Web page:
If you hire others, you must have workers' compensation insurance.

Accessing money

You can withdraw money from partnership earnings in the same way that a sole trader can, e.g. 50/50.

Control of business

​According to the partnership agreement, partners share control and management.

Ongoing costs

Updating your company name costs $37 for a year or $88 for a lifetime (3 years).

Accounting fees on an ongoing basis.

Closing your business

Depending on the agreement, any partner can usually dissolve the partnership. All partners must sign a notice that is published in a Government Gazette and at least one newspaper in the districts where the business operates. Otherwise, the departing partner could be sued for the debts of the remaining partners.

​Employing staff

Make certain that you: – provide workers' compensation insurance – pay employee payroll tax and PAYG – provide superannuation for eligible employees – understand your tax obligations – understand what your employees are entitled to

Pros to a partnership is as follows

  • Low-cost and simple to use

  • Profits and losses are shared with other co-owners; there is the possibility of income splitting; and there is limited external regulation.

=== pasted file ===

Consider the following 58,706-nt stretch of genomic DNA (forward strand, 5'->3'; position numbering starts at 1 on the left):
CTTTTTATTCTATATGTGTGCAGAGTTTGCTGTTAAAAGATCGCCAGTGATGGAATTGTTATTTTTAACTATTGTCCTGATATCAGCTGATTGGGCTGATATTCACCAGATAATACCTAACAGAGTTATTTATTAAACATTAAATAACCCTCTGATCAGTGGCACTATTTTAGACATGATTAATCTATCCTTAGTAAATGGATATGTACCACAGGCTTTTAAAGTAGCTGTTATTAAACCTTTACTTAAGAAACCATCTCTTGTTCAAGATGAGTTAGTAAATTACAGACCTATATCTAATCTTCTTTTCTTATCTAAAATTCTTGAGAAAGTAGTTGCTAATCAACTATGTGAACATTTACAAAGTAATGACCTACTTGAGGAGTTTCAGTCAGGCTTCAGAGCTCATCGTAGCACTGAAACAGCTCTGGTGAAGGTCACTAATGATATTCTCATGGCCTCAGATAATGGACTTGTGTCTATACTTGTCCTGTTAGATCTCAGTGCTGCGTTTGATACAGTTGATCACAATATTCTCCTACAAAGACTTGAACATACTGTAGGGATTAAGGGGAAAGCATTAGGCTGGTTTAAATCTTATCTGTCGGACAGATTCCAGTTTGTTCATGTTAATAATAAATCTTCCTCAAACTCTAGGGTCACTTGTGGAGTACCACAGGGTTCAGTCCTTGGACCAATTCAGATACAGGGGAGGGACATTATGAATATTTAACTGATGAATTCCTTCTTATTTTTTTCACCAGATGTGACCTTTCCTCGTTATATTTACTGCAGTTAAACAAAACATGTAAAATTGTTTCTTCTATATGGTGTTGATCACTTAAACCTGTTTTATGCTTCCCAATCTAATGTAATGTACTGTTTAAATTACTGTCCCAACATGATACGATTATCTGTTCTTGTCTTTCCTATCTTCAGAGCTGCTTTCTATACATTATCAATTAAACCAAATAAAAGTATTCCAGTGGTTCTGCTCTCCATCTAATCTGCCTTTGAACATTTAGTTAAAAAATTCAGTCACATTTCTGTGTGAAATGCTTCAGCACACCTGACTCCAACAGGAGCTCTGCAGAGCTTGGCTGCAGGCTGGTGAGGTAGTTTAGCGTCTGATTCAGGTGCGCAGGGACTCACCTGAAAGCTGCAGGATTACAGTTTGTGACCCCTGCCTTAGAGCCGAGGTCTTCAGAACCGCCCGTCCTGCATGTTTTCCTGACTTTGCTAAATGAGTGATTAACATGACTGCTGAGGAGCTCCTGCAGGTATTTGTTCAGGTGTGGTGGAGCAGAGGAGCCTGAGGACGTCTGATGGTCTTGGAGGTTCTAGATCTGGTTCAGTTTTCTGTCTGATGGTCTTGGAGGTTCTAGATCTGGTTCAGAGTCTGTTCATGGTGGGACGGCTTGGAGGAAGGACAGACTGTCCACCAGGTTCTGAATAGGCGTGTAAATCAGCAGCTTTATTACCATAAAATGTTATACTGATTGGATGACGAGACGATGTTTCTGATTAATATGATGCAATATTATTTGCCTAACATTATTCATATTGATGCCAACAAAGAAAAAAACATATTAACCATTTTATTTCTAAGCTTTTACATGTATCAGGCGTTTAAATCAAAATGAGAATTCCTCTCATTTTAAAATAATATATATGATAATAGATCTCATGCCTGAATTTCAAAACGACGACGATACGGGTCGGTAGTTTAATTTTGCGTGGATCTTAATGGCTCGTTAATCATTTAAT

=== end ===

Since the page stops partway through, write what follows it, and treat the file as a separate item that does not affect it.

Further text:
• It is simple to change the legal structure later.

  • A tax-free threshold of $18,200 (for the fiscal year 2020–21)

Cons to a partnership is as follows

  • Debts owed by a business have unlimited liability.

  • All partners are liable 'jointly and severally' for debts incurred by other partners.

  • Disagreement and conflict among partners pose a risk to business operations.

  • All partners must agree to the sale of partnership assets to someone outside the partnership.

  • Personal tax rates are extremely high (up to 47 percent )

Sole trader

If you're riding solo, this is the simplest and most cost-effective business structure to establish. It has few legal and tax regulations, and profits are reported on your individual tax returns. Freelancers earning less than $18k frequently use this business model to take advantage of the tax-free threshold. You can hire others, but you cannot work for yourself. Your tax brackets and obligations are the same as those for individuals, unless you earn $75k or more, in which case you must register for GST and file BAS statements.


Sole trader


​Set up costs

Except for the registration of a business name (if applicable) – $37 (1 year) or $88 (2 years) (3 years).

Establishment of a business bank account – any bank fees.

​Licence and registration

Apply for an Australian Business Number (ABN).